The bill also includes a series of detailed rules to specifically increase Taiwan's participation in international organizations and exchanges between the U.S. and Taiwan officials and people, and gives the U.S. president the opportunity to confirm that China is undermining Taiwan's stability (including destroying or overthrowing Taiwan's governing institutions, occupying Taiwan's land, and obstructing Taiwan's "Taiwanese"). sanction powers against China after territorial integrity, etc.).
At the formal level, the bill requires Washington to advance the "U.S.-Taiwan Trade and Investment Framework Agreement" and add Taiwan to the "Indo-Pacific Economic Framework" (IPEF).
Moreover, the U.S. government must use the Taiwan authorities as the representative of the American people, abolish the "outdated" designation of "Taiwan authorities", and abolish the U.S. restrictions on Taiwan personnel to display the "Republic of China (Taiwan) flag" and Guidelines for military unit emblems (called "sovereign symbols" in the bill) also require the State Department to negotiate the renaming of the "Taipei Economic and Cultural Representative Office" in Washington to the "Taiwan Representative Office."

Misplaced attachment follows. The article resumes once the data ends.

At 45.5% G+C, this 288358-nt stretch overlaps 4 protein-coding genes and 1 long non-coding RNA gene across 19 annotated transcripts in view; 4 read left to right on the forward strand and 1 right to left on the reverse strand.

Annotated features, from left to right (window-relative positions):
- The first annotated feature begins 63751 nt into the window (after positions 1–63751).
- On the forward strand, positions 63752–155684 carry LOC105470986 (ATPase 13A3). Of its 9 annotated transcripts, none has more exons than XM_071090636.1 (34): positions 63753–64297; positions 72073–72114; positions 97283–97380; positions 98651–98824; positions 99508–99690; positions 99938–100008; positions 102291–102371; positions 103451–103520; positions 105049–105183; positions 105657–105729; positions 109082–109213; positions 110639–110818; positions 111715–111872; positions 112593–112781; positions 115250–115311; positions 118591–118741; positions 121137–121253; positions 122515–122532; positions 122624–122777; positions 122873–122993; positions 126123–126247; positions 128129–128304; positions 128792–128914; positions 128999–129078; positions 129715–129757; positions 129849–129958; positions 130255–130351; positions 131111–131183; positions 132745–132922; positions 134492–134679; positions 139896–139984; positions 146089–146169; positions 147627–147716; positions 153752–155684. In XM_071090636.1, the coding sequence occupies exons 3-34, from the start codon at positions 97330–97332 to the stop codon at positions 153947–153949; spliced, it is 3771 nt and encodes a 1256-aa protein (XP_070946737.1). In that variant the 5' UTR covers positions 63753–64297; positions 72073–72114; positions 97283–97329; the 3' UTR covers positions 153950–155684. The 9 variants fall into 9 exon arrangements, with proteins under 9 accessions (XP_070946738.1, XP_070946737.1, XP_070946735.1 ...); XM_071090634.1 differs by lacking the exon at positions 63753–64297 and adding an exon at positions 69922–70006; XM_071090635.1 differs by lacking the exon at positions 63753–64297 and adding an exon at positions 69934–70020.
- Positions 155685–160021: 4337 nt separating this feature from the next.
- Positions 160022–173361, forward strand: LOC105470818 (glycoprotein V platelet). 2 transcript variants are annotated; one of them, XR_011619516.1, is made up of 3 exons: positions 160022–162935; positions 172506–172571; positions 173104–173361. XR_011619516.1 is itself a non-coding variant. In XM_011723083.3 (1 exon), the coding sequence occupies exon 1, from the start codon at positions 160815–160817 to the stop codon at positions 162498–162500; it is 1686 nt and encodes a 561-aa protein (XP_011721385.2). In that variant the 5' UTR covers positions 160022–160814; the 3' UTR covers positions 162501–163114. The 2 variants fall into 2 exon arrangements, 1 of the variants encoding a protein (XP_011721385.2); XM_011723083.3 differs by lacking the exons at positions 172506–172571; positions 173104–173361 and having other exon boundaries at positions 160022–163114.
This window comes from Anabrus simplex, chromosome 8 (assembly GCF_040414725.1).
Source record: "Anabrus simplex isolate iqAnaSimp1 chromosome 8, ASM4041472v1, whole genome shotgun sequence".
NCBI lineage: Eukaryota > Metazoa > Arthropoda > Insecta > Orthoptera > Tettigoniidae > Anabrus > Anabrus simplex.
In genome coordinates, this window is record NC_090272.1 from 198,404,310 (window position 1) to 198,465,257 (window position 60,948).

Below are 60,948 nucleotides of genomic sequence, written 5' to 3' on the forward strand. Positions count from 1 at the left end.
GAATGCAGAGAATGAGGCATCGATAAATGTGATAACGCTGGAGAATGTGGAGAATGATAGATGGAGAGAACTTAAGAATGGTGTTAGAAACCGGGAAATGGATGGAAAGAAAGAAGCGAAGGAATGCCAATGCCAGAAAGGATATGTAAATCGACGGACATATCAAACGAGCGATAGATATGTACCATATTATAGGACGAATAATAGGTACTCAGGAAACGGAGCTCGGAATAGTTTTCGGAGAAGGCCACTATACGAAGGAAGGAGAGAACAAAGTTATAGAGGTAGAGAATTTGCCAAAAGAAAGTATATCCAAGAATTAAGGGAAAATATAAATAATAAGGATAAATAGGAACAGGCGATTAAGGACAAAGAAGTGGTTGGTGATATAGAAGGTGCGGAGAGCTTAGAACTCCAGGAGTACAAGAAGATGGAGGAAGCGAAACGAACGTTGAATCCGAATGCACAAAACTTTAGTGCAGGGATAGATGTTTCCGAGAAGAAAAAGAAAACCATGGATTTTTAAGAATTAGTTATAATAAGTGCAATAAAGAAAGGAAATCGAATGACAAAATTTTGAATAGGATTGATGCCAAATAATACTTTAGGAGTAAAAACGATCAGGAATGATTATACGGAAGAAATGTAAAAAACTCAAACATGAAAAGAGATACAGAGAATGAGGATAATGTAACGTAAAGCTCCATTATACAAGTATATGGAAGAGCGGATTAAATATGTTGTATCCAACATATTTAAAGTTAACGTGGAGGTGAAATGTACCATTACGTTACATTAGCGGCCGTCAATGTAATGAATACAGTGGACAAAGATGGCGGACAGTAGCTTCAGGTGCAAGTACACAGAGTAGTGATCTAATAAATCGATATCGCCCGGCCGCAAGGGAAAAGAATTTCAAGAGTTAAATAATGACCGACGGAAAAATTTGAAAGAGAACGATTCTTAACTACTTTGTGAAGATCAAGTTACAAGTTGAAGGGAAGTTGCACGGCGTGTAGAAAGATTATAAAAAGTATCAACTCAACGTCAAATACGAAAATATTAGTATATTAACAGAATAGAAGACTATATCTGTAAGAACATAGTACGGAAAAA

At the same time, the bill also calls for the positioning of Taiwan as a "major non-NATO ally."
On August 3, Taipei, Pelosi went to the presidential palace to meet with Tsai Ing-wen.
(Taiwan Presidential Office via Associated Press)
Both for and against are "cross-party" views
After the Taiwan Policy Act passed the committee vote, Menendez issued a statement saying: "As Beijing continues to take diplomatic, political, military and economic action against Taiwan, today's strong bipartisan vote not only shows our commitment to the people of Taiwan Unwavering support also underscores the critical role the U.S. Congress must play in confronting these challenges."
Among them, "two parties" and "congress" are the key words.
While the bill was passed by a bipartisan majority of members of the Senate Foreign Affairs Committee, the opposition on the committee was also "bipartisan".
Republican Senator Rand Paul criticized the bill's move toward "strategic clarity" and may constitute a violation of the one-China policy, arguing that the United States should not radically change long-term policies at this time, regardless of possible consequences.
Democratic Senator Brian Schatz called it a "provocative decision" for Taiwan to display a "symbol of sovereignty" on official occasions.
It is worth noting that Democratic Senator Chris Murphy, who is rated as a "Biden ally" by the American media, also voted against it.
Democratic Senator Chris Murphy, named a "Biden ally" by the American media.
Previously, some media have reported that the Biden administration has expressed concerns about the symbolic or formal parts of the bill.